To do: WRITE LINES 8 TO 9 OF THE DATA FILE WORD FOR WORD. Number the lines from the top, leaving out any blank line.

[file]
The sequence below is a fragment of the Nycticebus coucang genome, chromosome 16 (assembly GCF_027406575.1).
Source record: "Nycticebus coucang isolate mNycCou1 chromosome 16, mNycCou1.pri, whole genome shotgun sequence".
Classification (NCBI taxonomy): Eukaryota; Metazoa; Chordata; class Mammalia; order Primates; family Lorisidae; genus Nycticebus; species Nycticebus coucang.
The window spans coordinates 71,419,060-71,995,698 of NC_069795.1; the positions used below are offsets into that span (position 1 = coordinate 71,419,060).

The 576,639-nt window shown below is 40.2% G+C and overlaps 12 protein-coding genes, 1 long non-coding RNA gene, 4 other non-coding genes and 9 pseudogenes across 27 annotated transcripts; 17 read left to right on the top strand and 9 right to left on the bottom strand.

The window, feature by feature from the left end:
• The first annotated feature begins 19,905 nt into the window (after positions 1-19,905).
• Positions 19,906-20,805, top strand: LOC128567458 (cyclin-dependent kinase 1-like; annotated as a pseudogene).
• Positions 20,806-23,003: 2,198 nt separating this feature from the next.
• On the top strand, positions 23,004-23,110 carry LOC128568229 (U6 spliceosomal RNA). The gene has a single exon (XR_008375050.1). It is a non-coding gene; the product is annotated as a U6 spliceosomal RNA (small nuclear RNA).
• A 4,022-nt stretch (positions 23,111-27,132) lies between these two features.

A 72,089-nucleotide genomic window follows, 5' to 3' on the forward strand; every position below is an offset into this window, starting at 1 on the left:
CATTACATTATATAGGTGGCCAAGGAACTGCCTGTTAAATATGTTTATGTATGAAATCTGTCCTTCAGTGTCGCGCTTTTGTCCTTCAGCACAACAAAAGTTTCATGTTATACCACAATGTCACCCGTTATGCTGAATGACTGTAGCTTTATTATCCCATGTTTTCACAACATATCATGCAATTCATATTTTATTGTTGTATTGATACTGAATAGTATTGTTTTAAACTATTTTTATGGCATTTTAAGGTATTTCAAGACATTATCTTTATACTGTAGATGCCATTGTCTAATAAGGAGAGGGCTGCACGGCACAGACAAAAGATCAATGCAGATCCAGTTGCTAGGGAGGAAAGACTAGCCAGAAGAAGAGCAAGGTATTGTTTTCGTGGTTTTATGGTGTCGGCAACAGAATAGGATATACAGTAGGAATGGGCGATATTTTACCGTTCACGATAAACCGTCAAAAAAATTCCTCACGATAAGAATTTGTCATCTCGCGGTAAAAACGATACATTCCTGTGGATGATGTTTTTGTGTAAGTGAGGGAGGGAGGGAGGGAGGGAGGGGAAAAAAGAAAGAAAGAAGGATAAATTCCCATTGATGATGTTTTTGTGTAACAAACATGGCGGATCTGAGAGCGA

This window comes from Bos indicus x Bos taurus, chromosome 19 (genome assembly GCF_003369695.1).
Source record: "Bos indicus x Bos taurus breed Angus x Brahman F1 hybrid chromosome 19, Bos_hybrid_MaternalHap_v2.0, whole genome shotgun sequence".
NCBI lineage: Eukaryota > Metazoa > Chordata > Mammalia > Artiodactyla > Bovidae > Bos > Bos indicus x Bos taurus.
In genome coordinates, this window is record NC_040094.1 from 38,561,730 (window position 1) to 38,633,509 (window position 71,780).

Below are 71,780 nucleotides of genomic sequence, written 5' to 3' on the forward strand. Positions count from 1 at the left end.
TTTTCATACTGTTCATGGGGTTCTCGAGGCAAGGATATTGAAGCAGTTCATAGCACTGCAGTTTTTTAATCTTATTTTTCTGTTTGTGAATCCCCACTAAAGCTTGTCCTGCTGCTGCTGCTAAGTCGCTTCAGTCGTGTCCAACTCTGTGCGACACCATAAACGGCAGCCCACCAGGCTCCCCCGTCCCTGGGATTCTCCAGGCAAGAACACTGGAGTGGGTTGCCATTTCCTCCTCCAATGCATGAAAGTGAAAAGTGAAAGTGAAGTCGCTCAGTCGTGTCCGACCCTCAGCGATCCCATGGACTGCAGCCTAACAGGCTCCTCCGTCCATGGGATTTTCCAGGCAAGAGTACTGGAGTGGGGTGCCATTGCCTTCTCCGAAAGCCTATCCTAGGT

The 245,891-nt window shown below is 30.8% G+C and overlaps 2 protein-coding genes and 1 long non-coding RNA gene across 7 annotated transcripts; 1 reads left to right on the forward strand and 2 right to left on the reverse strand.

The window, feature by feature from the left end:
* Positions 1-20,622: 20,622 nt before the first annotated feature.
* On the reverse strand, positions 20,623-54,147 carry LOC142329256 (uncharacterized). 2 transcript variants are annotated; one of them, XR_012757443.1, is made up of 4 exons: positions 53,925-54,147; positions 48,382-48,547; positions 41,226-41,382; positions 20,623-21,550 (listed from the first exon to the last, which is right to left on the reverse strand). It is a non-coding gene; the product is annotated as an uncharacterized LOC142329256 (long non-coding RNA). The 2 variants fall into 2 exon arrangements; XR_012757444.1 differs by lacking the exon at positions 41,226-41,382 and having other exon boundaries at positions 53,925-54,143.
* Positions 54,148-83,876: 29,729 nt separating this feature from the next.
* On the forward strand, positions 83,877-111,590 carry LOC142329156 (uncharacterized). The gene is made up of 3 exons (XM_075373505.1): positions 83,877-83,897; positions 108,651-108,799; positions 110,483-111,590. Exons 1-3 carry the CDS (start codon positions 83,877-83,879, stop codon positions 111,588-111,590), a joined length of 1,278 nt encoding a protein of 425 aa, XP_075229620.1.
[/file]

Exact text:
• Positions 19,906-20,805, top strand: LOC128567458 (cyclin-dependent kinase 1-like; annotated as a pseudogene).
• Positions 20,806-23,003: 2,198 nt separating this feature from the next.